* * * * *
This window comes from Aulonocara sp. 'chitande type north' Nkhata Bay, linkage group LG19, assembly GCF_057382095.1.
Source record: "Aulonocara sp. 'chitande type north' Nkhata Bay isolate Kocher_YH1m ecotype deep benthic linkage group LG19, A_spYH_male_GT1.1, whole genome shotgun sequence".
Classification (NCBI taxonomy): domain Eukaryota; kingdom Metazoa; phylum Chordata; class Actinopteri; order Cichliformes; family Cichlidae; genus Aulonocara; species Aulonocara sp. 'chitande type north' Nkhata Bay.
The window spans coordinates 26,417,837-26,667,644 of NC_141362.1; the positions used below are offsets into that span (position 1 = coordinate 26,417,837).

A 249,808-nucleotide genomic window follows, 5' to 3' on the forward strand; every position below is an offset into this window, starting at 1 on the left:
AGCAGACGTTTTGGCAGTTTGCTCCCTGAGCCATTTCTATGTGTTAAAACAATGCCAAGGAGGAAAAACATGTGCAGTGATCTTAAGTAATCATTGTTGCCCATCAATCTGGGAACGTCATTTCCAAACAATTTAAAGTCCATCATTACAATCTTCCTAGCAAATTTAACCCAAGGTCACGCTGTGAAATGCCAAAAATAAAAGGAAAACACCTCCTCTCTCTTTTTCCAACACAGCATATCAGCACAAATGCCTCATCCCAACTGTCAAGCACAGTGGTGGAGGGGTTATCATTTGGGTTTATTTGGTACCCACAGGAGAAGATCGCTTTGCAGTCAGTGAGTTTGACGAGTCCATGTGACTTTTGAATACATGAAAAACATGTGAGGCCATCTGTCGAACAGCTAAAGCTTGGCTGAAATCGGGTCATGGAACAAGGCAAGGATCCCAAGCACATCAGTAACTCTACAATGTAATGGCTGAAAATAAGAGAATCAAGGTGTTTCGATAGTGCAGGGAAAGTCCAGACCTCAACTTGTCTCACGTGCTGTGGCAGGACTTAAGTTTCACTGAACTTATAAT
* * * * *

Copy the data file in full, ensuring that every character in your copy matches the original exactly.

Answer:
This window comes from Aulonocara sp. 'chitande type north' Nkhata Bay, linkage group LG19, assembly GCF_057382095.1.
Source record: "Aulonocara sp. 'chitande type north' Nkhata Bay isolate Kocher_YH1m ecotype deep benthic linkage group LG19, A_spYH_male_GT1.1, whole genome shotgun sequence".
Classification (NCBI taxonomy): domain Eukaryota; kingdom Metazoa; phylum Chordata; class Actinopteri; order Cichliformes; family Cichlidae; genus Aulonocara; species Aulonocara sp. 'chitande type north' Nkhata Bay.
The window spans coordinates 26,417,837-26,667,644 of NC_141362.1; the positions used below are offsets into that span (position 1 = coordinate 26,417,837).

A 249,808-nucleotide genomic window follows, 5' to 3' on the forward strand; every position below is an offset into this window, starting at 1 on the left:
AGCAGACGTTTTGGCAGTTTGCTCCCTGAGCCATTTCTATGTGTTAAAACAATGCCAAGGAGGAAAAACATGTGCAGTGATCTTAAGTAATCATTGTTGCCCATCAATCTGGGAACGTCATTTCCAAACAATTTAAAGTCCATCATTACAATCTTCCTAGCAAATTTAACCCAAGGTCACGCTGTGAAATGCCAAAAATAAAAGGAAAACACCTCCTCTCTCTTTTTCCAACACAGCATATCAGCACAAATGCCTCATCCCAACTGTCAAGCACAGTGGTGGAGGGGTTATCATTTGGGTTTATTTGGTACCCACAGGAGAAGATCGCTTTGCAGTCAGTGAGTTTGACGAGTCCATGTGACTTTTGAATACATGAAAAACATGTGAGGCCATCTGTCGAACAGCTAAAGCTTGGCTGAAATCGGGTCATGGAACAAGGCAAGGATCCCAAGCACATCAGTAACTCTACAATGTAATGGCTGAAAATAAGAGAATCAAGGTGTTTCGATAGTGCAGGGAAAGTCCAGACCTCAACTTGTCTCACGTGCTGTGGCAGGACTTAAGTTTCACTGAACTTATAAT